So you want to write a novel? It’s a tough job so how about some advice from people who are successful in the art novel writing?
• Write a book you’d like to read. If you wouldn’t read it, why would anybody else? Don’t write for a perceived audience or market. It may well have vanished by the time your book’s ready.
• Be aware that anything that appears before “Chapter One” may be skipped. Don’t put your vital clue there.
• Description must work for its place. It can’t be simply ornamental. It ¬usually works best if it has a human element; it is more effective if it comes from an implied viewpoint, rather than from the eye of God.
If description is coloured by the viewpoint of the character who is doing the noticing, it becomes, in effect, part of character definition and part of the action.
• If you get stuck, get away from your desk. Take a walk, take a bath, go to sleep, make a pie, draw, listen to -music, meditate, exercise; whatever you do, don’t just stick there scowling at the problem.
But don’t make telephone calls or go to a party; if you do, other people’s words will pour in where your lost words should be. Open a gap for them, create a space. Be patient.
I am always chilled and astonished by the would-be writers who ask me for advice and admit, quite blithely, that they “don’t have time to read.”
This is like a guy starting up Mount Everest saying that he didn’t have time to buy any rope or pitons.
• Write every day. Anything you do every day gets easier. If you’re insanely busy, make the amount that you write every day small (100 words? 250 words?) but do it every day.
• Stop in the middle of a sentence, leaving a rough edge for you to start from the next day — that way, you can write three or five words without being “creative” and before you know it, you’re writing.
• Prose is architecture, not interior decoration.
• The first draft of everything is shit.
• The prerequisite for me is to keep my well of ideas full.
This means living as full and varied a life as possible, to have my antennae out all the time.
• It is the gestation time which counts.
• Once the book is finished in its first draft, I read it out loud to myself. How it sounds is hugely important.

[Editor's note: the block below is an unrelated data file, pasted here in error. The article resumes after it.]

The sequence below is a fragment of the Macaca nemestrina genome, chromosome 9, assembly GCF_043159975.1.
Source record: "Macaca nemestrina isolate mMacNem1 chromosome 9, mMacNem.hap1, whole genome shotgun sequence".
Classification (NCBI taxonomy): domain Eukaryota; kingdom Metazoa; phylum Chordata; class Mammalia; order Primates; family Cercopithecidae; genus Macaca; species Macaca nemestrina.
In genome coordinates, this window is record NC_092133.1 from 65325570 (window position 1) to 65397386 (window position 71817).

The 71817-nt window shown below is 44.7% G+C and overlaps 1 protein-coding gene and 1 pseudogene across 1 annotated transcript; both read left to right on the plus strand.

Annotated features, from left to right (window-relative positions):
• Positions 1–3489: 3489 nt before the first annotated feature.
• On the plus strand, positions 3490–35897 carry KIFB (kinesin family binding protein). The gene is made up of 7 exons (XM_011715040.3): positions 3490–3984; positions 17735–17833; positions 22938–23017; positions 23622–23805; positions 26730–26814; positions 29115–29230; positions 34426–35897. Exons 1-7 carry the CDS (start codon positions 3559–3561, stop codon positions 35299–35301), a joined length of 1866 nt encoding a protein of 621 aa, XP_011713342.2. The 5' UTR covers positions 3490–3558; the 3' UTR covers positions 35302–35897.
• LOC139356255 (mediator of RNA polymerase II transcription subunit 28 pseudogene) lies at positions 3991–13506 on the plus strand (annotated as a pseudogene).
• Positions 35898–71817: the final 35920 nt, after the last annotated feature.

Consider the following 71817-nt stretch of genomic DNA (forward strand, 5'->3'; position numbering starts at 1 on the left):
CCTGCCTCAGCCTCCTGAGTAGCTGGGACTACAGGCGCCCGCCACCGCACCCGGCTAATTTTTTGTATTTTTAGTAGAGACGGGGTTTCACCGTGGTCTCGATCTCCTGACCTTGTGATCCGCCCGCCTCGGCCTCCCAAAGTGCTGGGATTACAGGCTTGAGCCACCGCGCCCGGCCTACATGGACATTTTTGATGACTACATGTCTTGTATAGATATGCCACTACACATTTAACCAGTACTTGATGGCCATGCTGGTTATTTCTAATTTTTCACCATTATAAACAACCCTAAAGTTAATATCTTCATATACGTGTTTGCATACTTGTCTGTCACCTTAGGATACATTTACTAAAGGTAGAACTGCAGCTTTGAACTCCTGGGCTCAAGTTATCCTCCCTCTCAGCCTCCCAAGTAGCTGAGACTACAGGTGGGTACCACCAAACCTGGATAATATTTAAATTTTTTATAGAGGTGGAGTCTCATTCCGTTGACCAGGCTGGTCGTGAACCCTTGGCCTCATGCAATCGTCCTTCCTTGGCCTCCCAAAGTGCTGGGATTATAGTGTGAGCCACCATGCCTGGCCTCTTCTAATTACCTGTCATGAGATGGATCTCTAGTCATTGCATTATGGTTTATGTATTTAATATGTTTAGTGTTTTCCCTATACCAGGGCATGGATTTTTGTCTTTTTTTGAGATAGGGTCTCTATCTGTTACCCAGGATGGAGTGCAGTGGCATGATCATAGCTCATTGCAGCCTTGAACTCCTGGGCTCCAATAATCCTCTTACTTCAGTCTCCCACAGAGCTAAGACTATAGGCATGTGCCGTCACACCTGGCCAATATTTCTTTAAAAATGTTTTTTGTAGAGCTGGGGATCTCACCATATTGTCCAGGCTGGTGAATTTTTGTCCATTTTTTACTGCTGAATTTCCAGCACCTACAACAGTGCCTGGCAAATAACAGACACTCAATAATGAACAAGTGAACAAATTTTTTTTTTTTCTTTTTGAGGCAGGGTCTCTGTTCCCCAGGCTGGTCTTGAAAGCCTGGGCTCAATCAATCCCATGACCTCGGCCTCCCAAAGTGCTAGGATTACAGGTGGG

Joyce Carol Oates
• Be your own editor/critic. Sympathetic but merciless!
• Unless you are writing something very post-modernist self-conscious, self-reflexive and “provocative” be alert for possibilities of using plain familiar words in place of polysyllabic “big” words.
• Keep a light, hopeful heart. But ¬expect the worst.
I would advise anyone who aspires to a writing career that before developing his talent he would be wise to develop a thick hide.
• Don’t look back until you’ve written an entire draft, just begin each day from the last sentence you wrote the preceding day.
This prevents those cringing feelings, and means that you have a substantial body of work before you get down to the real work which is all in…the edit.
• You know that sickening feeling of inadequacy and over-exposure you feel when you look upon your own empurpled prose?
Relax into the awareness that this ghastly sensation will never, ever leave you, no matter how successful and publicly lauded you become.
It is intrinsic to the real business of writing and should be cherished.
• Leave a decent space of time between writing something and editing it
• Tell the truth through whichever veil comes to hand but tell it. Resign yourself to the lifelong sadness that comes from never ¬being satisfied.
You can’t wait for inspiration. You have to go after it with a club.
Finish everything you start.
Start telling the stories that only you can tell, because there’ll always be better writers than you and there’ll always be smarter writers than you.
There will always be people who are much better at doing this or doing that – but you are the only you.
W. Somerset Maugham
There are three rules for writing a novel. Unfortunately, no one knows what they are.